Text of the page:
This thing has been on my radar since Miranda’s first performance of a song at the White House in 2009. I was always excited because I was a super Heights fan. Back when I worked at Marquee Merchandise, the spring of 2008, we jammed out to the cast recording every day, learning all the rhymes as we charged credit cards, packaged, labeled, and mailed stacks upon stacks of pre-ordered CDs. Ah, memories. Whenever I had a spare evening that year or found myself wandering around Times Square around 9pm, I would swing by the Richard Rodgers theatre to check on the merch sellers, but really it was so I could go stand in the back of the orchestra and watch select scenes. I loved having a Broadway show on-call like that. I could go whenever I wanted. Need a little “96,000” in my life? Or “Champagne?” Want to see how Corbin Bleu is doing? I felt like the Richard Rodgers was mine. I also was watching this video on repeat at the time.
So when Hamilton hit the scene, I was ready – just not ready enough apparently. I waited on that ticket and then missed the boat. All this to say, I dropped a chunk of change (way more than it would have been at the Public, whoops) and bought my ticket a few months ago. I probably could have gotten a seat in the back and seen it by now, but for that kind of money, I wanted a SEAT, you know? December 17th it is. I will wait impatiently until that day and continue to avoid the cast recording that I so desperately want to hear.
Thus, let the one-month countdown begin. Then we can discuss.
I’ve been thinking about Found recently and how much I liked it. This was that new musical at Atlantic Theater Company last fall that had lyrics completely made up by found items (lists, love letters, notes, etc.). The story was based on how Found magazine was…founded.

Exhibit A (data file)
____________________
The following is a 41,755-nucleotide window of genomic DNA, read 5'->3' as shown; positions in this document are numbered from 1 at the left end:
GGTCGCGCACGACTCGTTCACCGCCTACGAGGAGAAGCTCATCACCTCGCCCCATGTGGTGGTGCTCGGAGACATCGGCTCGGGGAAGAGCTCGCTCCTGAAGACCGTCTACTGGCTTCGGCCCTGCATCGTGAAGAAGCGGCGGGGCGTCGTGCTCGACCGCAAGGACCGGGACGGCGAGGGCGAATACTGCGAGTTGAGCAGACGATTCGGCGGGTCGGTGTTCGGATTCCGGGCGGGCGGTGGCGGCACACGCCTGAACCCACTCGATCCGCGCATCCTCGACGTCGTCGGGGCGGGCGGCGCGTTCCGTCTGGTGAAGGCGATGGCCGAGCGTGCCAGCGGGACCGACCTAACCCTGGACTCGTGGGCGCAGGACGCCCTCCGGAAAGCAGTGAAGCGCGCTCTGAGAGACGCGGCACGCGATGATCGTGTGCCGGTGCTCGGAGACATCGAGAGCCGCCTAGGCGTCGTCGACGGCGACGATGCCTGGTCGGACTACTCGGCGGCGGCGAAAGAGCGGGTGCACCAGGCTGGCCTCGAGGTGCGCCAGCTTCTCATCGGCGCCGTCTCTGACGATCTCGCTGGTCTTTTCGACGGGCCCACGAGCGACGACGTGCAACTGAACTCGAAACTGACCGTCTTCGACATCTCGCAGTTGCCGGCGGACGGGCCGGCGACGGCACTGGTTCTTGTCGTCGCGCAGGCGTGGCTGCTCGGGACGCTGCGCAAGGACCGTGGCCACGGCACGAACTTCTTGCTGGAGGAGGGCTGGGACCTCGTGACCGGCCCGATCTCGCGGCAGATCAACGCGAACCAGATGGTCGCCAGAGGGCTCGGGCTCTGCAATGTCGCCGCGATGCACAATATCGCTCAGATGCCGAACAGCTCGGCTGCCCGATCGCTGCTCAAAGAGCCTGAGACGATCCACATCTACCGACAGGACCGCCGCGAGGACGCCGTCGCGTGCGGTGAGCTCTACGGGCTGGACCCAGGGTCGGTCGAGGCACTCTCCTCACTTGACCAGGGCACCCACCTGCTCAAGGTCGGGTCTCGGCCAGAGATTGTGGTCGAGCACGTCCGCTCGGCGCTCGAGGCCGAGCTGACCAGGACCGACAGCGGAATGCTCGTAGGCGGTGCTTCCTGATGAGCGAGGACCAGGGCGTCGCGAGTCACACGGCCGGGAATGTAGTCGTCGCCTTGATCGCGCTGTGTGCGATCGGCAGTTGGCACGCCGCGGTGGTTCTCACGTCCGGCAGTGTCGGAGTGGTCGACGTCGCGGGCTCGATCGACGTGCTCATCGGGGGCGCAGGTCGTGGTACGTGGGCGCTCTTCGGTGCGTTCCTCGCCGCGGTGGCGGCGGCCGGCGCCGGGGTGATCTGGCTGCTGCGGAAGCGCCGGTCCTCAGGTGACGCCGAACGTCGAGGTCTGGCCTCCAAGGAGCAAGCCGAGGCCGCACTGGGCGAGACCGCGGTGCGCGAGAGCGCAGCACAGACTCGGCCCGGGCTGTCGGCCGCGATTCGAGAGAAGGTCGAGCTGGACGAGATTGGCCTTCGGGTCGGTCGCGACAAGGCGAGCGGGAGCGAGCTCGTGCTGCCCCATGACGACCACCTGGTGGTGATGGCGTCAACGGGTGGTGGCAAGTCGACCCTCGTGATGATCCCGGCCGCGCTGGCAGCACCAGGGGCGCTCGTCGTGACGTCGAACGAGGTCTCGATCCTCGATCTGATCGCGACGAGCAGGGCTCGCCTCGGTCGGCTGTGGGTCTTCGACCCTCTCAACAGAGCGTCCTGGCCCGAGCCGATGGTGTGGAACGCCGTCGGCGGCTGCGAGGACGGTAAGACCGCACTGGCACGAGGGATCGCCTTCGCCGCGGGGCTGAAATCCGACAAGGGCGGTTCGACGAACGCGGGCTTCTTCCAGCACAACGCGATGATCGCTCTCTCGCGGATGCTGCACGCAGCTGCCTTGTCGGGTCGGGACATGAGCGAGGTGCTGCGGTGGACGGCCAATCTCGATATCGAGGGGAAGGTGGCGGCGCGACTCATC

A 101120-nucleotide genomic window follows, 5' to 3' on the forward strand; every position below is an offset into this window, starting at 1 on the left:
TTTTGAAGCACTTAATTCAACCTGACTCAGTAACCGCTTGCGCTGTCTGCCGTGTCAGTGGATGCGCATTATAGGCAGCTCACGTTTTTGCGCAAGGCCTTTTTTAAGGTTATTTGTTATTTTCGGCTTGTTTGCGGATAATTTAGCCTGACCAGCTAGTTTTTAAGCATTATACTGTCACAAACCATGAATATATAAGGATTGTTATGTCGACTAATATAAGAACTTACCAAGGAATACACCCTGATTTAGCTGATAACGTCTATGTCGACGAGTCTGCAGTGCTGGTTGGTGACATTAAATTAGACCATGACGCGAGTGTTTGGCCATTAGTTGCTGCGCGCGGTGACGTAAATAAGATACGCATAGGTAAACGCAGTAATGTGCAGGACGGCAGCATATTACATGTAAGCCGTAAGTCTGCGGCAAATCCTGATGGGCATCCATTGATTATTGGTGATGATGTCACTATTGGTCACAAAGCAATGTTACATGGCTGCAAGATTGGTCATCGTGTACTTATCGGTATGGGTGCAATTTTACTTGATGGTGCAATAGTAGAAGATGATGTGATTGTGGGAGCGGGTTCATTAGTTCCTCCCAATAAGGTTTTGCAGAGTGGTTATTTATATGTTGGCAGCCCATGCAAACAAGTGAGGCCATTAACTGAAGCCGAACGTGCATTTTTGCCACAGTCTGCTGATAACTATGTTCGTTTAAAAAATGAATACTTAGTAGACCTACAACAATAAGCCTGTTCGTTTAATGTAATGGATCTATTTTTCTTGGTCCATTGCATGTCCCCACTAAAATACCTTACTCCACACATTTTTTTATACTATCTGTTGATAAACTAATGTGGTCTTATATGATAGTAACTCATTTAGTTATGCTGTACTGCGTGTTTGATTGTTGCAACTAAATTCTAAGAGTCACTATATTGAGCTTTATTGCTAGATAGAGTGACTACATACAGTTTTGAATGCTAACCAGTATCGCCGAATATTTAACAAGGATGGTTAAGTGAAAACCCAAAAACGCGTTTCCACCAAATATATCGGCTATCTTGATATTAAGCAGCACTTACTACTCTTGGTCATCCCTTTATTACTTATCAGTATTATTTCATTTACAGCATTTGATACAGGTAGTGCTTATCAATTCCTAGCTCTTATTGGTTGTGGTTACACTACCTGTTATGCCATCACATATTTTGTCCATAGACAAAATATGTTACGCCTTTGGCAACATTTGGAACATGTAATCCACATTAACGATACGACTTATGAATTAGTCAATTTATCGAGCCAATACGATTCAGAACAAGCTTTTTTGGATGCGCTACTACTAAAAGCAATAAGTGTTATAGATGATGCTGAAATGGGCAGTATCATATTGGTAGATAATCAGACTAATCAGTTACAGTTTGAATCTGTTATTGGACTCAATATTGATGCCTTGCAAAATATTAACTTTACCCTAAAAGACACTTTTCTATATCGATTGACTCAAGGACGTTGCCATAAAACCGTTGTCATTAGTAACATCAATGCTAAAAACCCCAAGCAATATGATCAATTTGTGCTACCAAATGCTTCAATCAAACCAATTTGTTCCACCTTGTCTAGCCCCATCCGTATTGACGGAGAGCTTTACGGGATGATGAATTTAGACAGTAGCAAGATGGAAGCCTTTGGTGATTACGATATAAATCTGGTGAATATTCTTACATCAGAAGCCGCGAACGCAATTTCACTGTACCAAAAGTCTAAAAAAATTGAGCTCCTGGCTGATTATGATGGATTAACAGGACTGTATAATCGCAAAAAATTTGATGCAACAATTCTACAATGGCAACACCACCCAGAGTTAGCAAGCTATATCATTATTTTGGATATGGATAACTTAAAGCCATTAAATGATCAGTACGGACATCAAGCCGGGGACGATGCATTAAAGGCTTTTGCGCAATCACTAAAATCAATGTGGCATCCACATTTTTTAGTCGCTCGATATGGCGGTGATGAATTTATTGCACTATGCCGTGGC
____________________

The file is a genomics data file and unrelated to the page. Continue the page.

My roomie and I became obsessed with this one song in particular. Why that song? Because it’s the only one available to us on the interwebs, sadly. So this thing played on repeat for a solid month last year. I like revisiting it from time to time and have been known to sing it to myself on the streets of New York.
The ballad is called “Barf Bag Breakup,” but don’t let the title scare you away. It’s a touching breakup letter that was found written on an airplane barf bag. Barrett Wilbert Weed, who played Denise in the show, sang it (with Mike Pettry on guitar) for “In Performance” with the New York Times.
Watch it here.
Last month, I went to The Town Hall theatre to check out TJ & Dave for the first time. You comedy fans out there may have heard of these guys. I hadn’t until my improv class instructor told us about them. TJ Jagodowski and Dave Pasquesi are a comedy duo, performing together since the early 2000s. Master improvisers, their shows entail the two of them making up a one-hour play on the spot. Yup, a whole play. Just TJ, Dave, and three chairs. Their tagline is, “trust us, this is all made up.”
After doing a little research, I realized I knew these two individually but not as a team. TJ you might recognize from the Sonic commercials. And Dave was Stew on the forever-fabulous “Strangers with Candy” which aired on Comedy Central back in 1999. If you know me personally, you’ve likely heard me quote this gem of a show starring Amy Sedaris, Paul Dinello, and Stephen Colbert (maybe you’ve heard of him?). Dave played the butcher who Jerri Blank’s mother is having an affair with. The show is crazy, weird, and offensive. I highly recommend it.
But I digress. Back to TJ & Dave’s show! They were great. It feels silly to tell you about the story since it will never exist again. What surprised me was that it wasn’t just funny but also ended up being quite an insightful portrayal of human behavior. You can immediately identify with these characters (or you’ve at least met someone like them). It’s realistic, relatable, and sometimes has moments so perfect that it’s hard to believe it was made up that second. Their pacing, introduction of new characters (there were eight in this show), and the right usage of callbacks (references/shout-outs to earlier jokes) were super cool to witness. Plus I appreciated that they weren’t afraid to sit in silence at times. It got me all the more excited to take Level 2 at Magnet Theater, in which we start to study long form improv.
TJ & Dave are in the city occasionally, but their home base is Chicago, so if you find yourselves out there, look ‘em up! I think Colbert says it best, “”One of these guys is the best improviser in the world. And the other one is better.”